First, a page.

Arvind Kashyap: Hero team followed do-it-yourself mantra on sets
Shooting a film with limited resources, and during the pandemic, was a learning experience like no other, says the cinematographer
Rishab Shetty-starrer Hero will hold a special place in the hearts of the team since the film was shot last year during the raging COVID-19 pandemic. The 24-member team, including every artiste and technician, had to work in the safest way possible, with the available resources.
For Arvind Kashyap, the director of photography, it was more like a do-it-yourself process on sets, and the entire film was made with jugad.
“In a normal scenario, even with a low budget, we would, at least, have the basic things and a proper unit available. However, Hero was made with a handful of cast and crew members,” says Aravind Kashyap.
He, however, adds that the COVID-19 outbreak allowed him to explore, which is something he wouldn’t have been able to do otherwise. He says that it also helped him do things more creatively, at less cost. “In terms of creativity, being simple is elegant, and it looks grand. When everything is available, we tend to overdo things. Due to the scarcity of resources, we were able to get down to the basics; simplicity was all that mattered. When you have a great script and content, you will find a way to get the shot you want, and all you need are a camera and lenses. The situation pushed us to figure out a way to shoot, without the necessary equipment we usually have, and the natural space helped us a lot as well,” he explains.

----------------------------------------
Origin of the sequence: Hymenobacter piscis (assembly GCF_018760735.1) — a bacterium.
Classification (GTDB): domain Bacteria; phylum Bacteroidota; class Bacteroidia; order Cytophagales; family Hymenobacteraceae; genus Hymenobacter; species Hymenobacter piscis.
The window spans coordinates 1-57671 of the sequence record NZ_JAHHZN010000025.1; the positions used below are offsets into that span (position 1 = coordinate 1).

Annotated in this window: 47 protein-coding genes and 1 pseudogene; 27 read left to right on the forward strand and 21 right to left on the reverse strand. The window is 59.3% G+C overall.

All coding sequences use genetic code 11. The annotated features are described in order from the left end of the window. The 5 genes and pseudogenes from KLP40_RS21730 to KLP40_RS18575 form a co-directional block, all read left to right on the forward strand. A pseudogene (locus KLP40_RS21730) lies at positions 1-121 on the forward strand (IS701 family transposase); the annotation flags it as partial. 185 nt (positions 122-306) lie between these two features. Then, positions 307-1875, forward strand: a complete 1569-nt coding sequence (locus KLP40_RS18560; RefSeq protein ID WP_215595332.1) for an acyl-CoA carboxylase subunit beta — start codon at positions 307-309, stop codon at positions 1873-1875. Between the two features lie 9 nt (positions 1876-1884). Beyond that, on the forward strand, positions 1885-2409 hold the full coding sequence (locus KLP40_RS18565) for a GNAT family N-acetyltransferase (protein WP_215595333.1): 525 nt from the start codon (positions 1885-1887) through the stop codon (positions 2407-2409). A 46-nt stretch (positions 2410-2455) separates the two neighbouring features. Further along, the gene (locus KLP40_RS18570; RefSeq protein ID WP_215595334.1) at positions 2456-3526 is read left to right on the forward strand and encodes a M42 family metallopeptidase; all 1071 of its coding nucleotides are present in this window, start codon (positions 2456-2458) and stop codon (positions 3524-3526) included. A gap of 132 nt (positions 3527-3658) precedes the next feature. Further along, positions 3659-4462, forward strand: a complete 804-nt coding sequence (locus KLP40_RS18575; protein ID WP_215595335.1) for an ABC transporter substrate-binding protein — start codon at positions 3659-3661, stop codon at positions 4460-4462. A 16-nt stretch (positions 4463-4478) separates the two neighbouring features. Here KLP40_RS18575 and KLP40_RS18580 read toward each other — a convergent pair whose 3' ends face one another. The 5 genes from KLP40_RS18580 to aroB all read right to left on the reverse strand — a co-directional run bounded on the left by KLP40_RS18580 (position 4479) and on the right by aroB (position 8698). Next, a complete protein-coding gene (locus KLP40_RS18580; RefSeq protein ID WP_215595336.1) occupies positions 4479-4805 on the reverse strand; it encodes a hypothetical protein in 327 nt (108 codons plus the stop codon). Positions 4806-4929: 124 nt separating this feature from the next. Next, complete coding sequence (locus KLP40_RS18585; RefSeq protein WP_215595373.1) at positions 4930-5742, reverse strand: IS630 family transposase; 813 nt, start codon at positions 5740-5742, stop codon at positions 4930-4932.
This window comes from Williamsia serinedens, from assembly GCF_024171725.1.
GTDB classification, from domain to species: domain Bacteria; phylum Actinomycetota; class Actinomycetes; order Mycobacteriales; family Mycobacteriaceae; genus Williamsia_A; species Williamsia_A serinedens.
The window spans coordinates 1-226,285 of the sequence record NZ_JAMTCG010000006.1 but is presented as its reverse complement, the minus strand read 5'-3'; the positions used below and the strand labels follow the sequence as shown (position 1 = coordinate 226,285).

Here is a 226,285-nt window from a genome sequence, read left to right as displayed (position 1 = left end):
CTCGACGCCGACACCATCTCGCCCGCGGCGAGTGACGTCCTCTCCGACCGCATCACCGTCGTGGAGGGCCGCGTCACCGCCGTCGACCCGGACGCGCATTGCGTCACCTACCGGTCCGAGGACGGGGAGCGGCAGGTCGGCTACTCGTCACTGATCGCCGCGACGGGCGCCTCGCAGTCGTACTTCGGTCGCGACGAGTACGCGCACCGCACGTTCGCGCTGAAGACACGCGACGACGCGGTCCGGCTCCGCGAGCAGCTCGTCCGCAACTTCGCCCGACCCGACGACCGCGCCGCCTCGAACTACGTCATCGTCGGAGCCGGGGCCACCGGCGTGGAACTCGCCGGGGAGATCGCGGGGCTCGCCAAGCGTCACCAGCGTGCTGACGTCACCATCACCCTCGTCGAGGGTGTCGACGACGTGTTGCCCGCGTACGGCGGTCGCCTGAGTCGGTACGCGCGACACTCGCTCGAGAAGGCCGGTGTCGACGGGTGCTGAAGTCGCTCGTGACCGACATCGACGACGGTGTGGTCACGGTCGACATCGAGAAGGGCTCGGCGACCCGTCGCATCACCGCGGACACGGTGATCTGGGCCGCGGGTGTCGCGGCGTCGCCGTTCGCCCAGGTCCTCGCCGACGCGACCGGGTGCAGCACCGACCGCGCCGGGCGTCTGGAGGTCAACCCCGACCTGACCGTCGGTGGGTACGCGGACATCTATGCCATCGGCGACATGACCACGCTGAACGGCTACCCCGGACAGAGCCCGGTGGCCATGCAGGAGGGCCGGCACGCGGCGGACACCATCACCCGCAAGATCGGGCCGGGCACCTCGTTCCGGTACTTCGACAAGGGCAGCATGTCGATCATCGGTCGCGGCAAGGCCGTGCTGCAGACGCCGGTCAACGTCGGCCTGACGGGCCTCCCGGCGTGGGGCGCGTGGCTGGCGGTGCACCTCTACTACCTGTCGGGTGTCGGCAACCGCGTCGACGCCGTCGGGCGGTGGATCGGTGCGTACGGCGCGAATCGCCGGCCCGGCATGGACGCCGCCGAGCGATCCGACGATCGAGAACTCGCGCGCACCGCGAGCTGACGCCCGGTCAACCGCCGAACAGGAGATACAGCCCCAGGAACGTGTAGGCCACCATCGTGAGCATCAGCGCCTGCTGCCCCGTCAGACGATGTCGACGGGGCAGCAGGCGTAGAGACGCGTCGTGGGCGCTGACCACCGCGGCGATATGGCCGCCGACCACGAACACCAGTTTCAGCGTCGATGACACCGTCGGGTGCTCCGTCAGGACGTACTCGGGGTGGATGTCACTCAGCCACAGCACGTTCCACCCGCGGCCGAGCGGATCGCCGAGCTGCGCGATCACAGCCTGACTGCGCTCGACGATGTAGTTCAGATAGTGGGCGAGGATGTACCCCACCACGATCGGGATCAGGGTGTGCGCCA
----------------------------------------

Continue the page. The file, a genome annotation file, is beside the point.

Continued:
Talking about how he picturised the film, Arvind recalls, “Since we couldn’t get the normal lights and rigs, we ended up decorating the entire house, which measured 10,000 sq ft, with normal bulbs. The entire roof was wired and we would staple the bulbs wherever required.”
Arvind says it was equally interesting to create the smoke, which was necessary to create the ambience of fog or mist. “Since we didn’t have the full team, we ended up taking help from the artistes and whoever was free to take charge of holding a big pan filled with burning coal. In one episode, three people followed a tractor with the pan and coal for almost 2 km. Looking back now, I think we have got better effects and output than we could have managed with a professional team,” reveals Arvind, making a special mention of his colleague, Manu, who, he says, went out of his way to bring the right things in the frame.
“There were some scenes that required rain, but the downpour stopped during the shoot. So we ended up using a machine that is used to water betel nut plants, connected it to a small lake with 200 metres of pipe. It created the effect of rain that worked better than the normal set-up,” he tells us.
Arvind, who made his debut with Dayavittu Gamanisi, has earlier worked on films like Lambodara and Bell Bottom. The cinematographer is also working on the Rakshit Shetty-starrer 777 Charlie, and Hostel Hudugaru Bekagidaare, which are yet to be released.
The Kannada film industry gives a lot of opportunity and space to anyone to learn, he points out. “Of all the five films I have shot, there is nothing similar between the projects. Also, there has been no fixed pattern of working, which has helped me explore from movie to movie,” he says.